In 2008, the Department issued a “document entitled United States Department of Energy Excess Uranium Inventory Management Plan dated December 16, 2008.” Id.[2] The 2008 Policy “set[] forth the general framework within which the Department prudently [would] manage [and sell] its excess uranium inventory.” Id. (citation omitted). The 2008 Policy stated that “as a general matter, the introduction into the domestic market of uranium from Departmental inventories in amounts that do not exceed ten percent of the total annual fuel requirements of all licensed nuclear power plants should not have an adverse material impact on the domestic uranium industry.” Id. (citation omitted). The 2008 Policy further stated that “[t]he Department anticipate[d] that it [might] introduce into the domestic market, in any given year, less than that amount, or, in some years for certain special purposes such as the provision of initial core loads for new reactors, more than that amount.” Id. (citation omitted). This “Policy Statement” was not “published in the Federal Register or subject to notice and comment.” Id.

“In July 2013, the Department transmitted to Congress a second Excess Uranium Inventory Management Plan . . . .” Id. at 41.[3] The 2013 Policy “replace[d] the 2008 [Policy] and reflect[ed] updated and evolving information, programs, and mission needs, including additions to and deletions from the inventory and changes to [the Department’s] uranium management strategy.” Id. (last alteration in original) (citation omitted). The 2013 Policy acknowledged the 2008 Policy’s “reference to a Departmental guideline that, as a general matter, the introduction into the domestic market of uranium from Departmental inventories in amounts that do not exceed 10 percent of the total annual fuel requirements of all nuclear power plants should not have an adverse material impact on the domestic uranium mining, conversion, or enrichment industry.” Id. (citation omitted). However, the 2013 Policy repudiated this guideline, stating that “the Department . . . determined that it [could] meet its statutory and policy objectives in regard to [Department] uranium sales or transfers without an established guideline.” Id. (citation omitted). “Accordingly, ” the 2013 Policy added that “the 10 percent guideline [would] no longer be used.” Id. at 42 (citation omitted). As with the 2008 Policy, the 2013 Policy “was neither published in the Federal Register nor was it subject to notice and comment.” Id.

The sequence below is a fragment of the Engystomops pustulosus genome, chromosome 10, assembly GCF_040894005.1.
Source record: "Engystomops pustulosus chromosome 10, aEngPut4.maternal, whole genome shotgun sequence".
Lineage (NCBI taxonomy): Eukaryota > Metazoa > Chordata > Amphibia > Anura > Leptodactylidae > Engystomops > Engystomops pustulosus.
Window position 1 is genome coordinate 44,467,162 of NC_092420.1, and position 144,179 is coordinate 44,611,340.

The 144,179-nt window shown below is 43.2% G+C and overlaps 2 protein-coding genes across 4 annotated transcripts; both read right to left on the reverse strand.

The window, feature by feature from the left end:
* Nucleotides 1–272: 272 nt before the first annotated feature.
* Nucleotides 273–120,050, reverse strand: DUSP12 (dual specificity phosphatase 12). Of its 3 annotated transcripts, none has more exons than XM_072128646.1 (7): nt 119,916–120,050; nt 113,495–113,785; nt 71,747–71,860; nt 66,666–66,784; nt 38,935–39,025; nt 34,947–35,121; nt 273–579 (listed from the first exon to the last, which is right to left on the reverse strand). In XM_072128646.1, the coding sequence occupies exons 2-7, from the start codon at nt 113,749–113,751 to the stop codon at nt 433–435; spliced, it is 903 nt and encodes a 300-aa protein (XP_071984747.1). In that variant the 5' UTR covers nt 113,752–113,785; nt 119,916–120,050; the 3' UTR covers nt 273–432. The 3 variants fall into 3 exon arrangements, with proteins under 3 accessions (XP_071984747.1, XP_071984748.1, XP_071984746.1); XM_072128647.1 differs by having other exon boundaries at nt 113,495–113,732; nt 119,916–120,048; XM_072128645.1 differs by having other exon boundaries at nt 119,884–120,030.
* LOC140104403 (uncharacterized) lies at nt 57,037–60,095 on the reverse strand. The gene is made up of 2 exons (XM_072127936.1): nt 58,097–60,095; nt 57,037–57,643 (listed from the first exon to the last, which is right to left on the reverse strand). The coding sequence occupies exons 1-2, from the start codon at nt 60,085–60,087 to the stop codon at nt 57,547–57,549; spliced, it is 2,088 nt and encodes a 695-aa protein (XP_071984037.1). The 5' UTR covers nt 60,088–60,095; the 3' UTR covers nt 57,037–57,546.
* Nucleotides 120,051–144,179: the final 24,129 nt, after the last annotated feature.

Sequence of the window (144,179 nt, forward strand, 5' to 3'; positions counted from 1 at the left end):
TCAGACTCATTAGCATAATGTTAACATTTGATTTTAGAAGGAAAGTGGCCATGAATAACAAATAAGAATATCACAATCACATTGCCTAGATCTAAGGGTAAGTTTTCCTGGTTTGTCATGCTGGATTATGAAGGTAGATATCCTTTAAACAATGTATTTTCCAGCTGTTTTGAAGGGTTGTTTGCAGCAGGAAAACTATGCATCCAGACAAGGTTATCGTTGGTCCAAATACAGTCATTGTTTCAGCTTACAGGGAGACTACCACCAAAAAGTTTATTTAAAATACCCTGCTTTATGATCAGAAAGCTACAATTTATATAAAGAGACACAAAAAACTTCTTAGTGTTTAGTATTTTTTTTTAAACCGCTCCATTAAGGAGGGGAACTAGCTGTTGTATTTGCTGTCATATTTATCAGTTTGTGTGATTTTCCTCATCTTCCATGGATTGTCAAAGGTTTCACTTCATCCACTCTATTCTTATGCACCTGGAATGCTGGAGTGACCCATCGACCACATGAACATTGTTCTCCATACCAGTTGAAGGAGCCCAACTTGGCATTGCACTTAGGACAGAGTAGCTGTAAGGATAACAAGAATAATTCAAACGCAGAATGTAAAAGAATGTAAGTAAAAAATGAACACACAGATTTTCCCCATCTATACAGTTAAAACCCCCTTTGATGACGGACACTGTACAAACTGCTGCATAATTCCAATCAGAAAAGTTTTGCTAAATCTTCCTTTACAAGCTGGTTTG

C. The Current Litigation

Pursuant to § 2297h-10(d), in May 2014, the Department issued a “2014 Secretarial Determination finding no adverse material impact on the domestic uranium mining, conversion, and enrichment industry.” Id. at 44.[4] “The 2014 . . . Determination authorize[d] the transfer of up to 2, 055 [metric tons of uranium] per year of natural uranium equivalent contained in natural uranium and natural uranium from off-specification non-uranium hexafluoride transferred to [Department] contractors for cleanup services at the Paducah or Portsmouth Gaseous Diffusions Plants and up to 650 [metric tons of uranium] per year of natural uranium equivalent contained in low-enriched uranium . . . transferred to [National Nuclear Security Administration] contractors for down-blending highly-enriched uranium to [low-enriched uranium] for [National Nuclear Security Administration] programs.” Id. (some alterations in original) (citation omitted).